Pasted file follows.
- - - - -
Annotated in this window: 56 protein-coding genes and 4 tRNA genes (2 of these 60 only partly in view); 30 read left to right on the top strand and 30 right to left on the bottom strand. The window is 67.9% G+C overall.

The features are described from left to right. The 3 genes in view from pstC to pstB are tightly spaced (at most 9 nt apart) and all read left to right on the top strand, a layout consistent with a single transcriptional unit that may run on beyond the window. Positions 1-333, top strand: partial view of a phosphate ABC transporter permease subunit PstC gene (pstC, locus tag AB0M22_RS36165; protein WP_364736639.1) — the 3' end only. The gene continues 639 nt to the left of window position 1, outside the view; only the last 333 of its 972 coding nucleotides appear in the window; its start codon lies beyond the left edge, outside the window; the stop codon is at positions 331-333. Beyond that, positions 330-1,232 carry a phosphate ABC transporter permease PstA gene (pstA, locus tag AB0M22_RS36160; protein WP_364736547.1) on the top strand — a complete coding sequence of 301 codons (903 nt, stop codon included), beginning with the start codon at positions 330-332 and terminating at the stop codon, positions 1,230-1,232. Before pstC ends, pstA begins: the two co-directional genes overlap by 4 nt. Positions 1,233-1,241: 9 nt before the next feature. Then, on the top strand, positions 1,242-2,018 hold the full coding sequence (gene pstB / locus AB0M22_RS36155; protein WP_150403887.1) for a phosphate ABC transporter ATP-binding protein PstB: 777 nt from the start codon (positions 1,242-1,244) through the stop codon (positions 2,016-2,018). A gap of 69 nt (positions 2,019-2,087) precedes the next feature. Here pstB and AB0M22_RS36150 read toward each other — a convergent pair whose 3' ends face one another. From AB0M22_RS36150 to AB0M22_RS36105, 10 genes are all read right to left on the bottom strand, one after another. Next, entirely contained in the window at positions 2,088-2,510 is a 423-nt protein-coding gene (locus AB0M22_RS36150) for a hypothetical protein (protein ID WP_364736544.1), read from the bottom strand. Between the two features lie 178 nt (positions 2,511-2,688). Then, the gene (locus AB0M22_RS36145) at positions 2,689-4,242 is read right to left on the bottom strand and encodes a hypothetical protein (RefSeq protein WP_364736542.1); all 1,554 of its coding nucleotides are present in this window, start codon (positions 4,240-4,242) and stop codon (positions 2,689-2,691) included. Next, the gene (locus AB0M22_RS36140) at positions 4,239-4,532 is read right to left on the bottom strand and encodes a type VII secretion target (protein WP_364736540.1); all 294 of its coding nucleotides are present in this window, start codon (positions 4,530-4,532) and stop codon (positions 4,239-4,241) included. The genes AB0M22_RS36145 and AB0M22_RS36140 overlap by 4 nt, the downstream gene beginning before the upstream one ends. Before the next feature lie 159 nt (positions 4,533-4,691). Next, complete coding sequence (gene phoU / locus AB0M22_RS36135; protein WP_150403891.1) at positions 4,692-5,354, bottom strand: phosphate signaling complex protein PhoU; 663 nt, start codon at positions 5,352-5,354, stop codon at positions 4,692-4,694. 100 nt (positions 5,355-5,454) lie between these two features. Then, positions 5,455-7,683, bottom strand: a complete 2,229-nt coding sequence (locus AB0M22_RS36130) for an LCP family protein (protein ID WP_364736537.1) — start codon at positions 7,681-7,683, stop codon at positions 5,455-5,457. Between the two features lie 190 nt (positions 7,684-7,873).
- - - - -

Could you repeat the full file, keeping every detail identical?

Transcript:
Annotated in this window: 56 protein-coding genes and 4 tRNA genes (2 of these 60 only partly in view); 30 read left to right on the top strand and 30 right to left on the bottom strand. The window is 67.9% G+C overall.

The features are described from left to right. The 3 genes in view from pstC to pstB are tightly spaced (at most 9 nt apart) and all read left to right on the top strand, a layout consistent with a single transcriptional unit that may run on beyond the window. Positions 1-333, top strand: partial view of a phosphate ABC transporter permease subunit PstC gene (pstC, locus tag AB0M22_RS36165; protein WP_364736639.1) — the 3' end only. The gene continues 639 nt to the left of window position 1, outside the view; only the last 333 of its 972 coding nucleotides appear in the window; its start codon lies beyond the left edge, outside the window; the stop codon is at positions 331-333. Beyond that, positions 330-1,232 carry a phosphate ABC transporter permease PstA gene (pstA, locus tag AB0M22_RS36160; protein WP_364736547.1) on the top strand — a complete coding sequence of 301 codons (903 nt, stop codon included), beginning with the start codon at positions 330-332 and terminating at the stop codon, positions 1,230-1,232. Before pstC ends, pstA begins: the two co-directional genes overlap by 4 nt. Positions 1,233-1,241: 9 nt before the next feature. Then, on the top strand, positions 1,242-2,018 hold the full coding sequence (gene pstB / locus AB0M22_RS36155; protein WP_150403887.1) for a phosphate ABC transporter ATP-binding protein PstB: 777 nt from the start codon (positions 1,242-1,244) through the stop codon (positions 2,016-2,018). A gap of 69 nt (positions 2,019-2,087) precedes the next feature. Here pstB and AB0M22_RS36150 read toward each other — a convergent pair whose 3' ends face one another. From AB0M22_RS36150 to AB0M22_RS36105, 10 genes are all read right to left on the bottom strand, one after another. Next, entirely contained in the window at positions 2,088-2,510 is a 423-nt protein-coding gene (locus AB0M22_RS36150) for a hypothetical protein (protein ID WP_364736544.1), read from the bottom strand. Between the two features lie 178 nt (positions 2,511-2,688). Then, the gene (locus AB0M22_RS36145) at positions 2,689-4,242 is read right to left on the bottom strand and encodes a hypothetical protein (RefSeq protein WP_364736542.1); all 1,554 of its coding nucleotides are present in this window, start codon (positions 4,240-4,242) and stop codon (positions 2,689-2,691) included. Next, the gene (locus AB0M22_RS36140) at positions 4,239-4,532 is read right to left on the bottom strand and encodes a type VII secretion target (protein WP_364736540.1); all 294 of its coding nucleotides are present in this window, start codon (positions 4,530-4,532) and stop codon (positions 4,239-4,241) included. The genes AB0M22_RS36145 and AB0M22_RS36140 overlap by 4 nt, the downstream gene beginning before the upstream one ends. Before the next feature lie 159 nt (positions 4,533-4,691). Next, complete coding sequence (gene phoU / locus AB0M22_RS36135; protein WP_150403891.1) at positions 4,692-5,354, bottom strand: phosphate signaling complex protein PhoU; 663 nt, start codon at positions 5,352-5,354, stop codon at positions 4,692-4,694. 100 nt (positions 5,355-5,454) lie between these two features. Then, positions 5,455-7,683, bottom strand: a complete 2,229-nt coding sequence (locus AB0M22_RS36130) for an LCP family protein (protein ID WP_364736537.1) — start codon at positions 7,681-7,683, stop codon at positions 5,455-5,457. Between the two features lie 190 nt (positions 7,684-7,873).